The whole institution of the Christian Science Church in many ways is firmly planted in the 19th century, despite it’s desires and efforts to exist in the 21st century. Yes, they webcast the Mother Church Services–oh yeah, that’s an exciting webcast! Annual Meeting is now largely an on-line affair (more by financial necessity, me thinks), and the publications are available on-line. But, as an institution, and as a faith, Christian Science is stuck in another time, a time gone by. There is little to no acknowledgement of the advances of science, or medical science. Medical care is still considered within the Christian Science community to be as fraught with peril as it actually was in the 19th century. Many of the modern off-shoots of Christian Science, such as the New Thought movement, readily acknowledge the effectiveness of evidence-based scientific medical care, and no mention is made of relying exclusively on prayer for healing–it is viewed as more of an enhancement or support. Not so Christian Science. While the Mother Church may claim that Christian Scientists are free to choose their care (and in essence they are), in practice that is not so. Peer pressure is strongly against such a choice–I speak from personal knowledge and experience. Also, many Christian Science-affiliated organizations, such as Principia (School and College) and Christian Science nursing facilities will not admit or employ anybody who even so much as takes cold medicine. The same conditions are often true for branch church membership. For many Christian Scientists, involvement in, or employment with Christian Science-related institutions and branch church membership form the base and often circumference of their lives. It did for me at one time. I kept any of my own forays into the world of medical science strictly “in the closet”. So yes, you can make your own choice, but make the wrong one, and you’re usually ostracized, or worse, fired.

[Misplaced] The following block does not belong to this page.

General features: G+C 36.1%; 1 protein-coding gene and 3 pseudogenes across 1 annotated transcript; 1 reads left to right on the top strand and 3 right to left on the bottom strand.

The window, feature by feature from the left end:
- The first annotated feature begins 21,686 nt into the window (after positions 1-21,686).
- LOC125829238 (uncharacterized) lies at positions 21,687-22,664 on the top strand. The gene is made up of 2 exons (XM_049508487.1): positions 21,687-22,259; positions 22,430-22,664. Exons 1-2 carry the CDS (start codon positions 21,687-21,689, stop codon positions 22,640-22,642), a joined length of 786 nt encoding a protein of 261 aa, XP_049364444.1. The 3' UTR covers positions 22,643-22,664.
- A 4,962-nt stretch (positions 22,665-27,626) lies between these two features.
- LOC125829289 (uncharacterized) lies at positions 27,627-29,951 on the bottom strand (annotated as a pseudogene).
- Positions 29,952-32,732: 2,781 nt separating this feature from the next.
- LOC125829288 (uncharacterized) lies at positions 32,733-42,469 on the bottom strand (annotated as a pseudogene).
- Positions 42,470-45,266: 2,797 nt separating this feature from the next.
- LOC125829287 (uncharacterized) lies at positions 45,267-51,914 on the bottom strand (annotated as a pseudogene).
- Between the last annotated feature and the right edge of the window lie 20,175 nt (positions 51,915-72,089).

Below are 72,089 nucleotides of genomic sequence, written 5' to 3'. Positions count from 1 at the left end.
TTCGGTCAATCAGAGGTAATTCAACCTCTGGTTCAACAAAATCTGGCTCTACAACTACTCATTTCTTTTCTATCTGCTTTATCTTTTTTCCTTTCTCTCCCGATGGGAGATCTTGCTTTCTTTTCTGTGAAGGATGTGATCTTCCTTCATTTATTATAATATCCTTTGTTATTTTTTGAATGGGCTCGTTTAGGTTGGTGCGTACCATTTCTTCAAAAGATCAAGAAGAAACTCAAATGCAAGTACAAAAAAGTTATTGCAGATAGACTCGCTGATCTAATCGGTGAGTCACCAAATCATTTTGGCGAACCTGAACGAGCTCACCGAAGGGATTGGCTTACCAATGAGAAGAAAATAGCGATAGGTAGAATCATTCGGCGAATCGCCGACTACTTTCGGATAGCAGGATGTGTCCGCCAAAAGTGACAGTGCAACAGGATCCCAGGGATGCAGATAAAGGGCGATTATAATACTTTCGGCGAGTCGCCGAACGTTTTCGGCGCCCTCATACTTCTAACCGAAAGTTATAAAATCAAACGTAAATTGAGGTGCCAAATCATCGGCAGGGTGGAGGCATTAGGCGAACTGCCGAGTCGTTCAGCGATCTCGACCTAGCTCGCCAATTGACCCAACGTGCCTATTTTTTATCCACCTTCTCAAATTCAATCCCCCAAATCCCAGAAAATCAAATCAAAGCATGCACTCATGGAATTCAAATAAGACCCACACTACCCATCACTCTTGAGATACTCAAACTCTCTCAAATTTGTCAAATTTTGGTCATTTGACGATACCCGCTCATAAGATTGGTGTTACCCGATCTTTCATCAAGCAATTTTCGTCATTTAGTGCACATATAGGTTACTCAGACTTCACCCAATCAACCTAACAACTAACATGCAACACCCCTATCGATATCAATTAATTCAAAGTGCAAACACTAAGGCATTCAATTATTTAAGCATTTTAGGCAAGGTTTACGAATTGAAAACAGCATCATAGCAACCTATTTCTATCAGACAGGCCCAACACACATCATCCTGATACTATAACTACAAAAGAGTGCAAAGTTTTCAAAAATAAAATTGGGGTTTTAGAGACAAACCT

If Christian Science is unwilling to change and evolve with the times, it will continue to atrophy and die away…becoming like the fossils of countless species of plants and animals that didn’t adapt to changing climate or other conditions throughout the many millennia of Earth’s history: cold, hard, and lifeless. If it continues on its current trajectory, I think Christian Science will become, in probably 50 or so years, another footnote in the religious history of the United States, much the way the Shakers became. Coincidentally, I believe much of the format of Christian Science church services, and especially Wednesday testimony meetings, are based on Shaker services and meetings. I recall this from a visit to a historical museum and replica village in Massachusetts many years ago.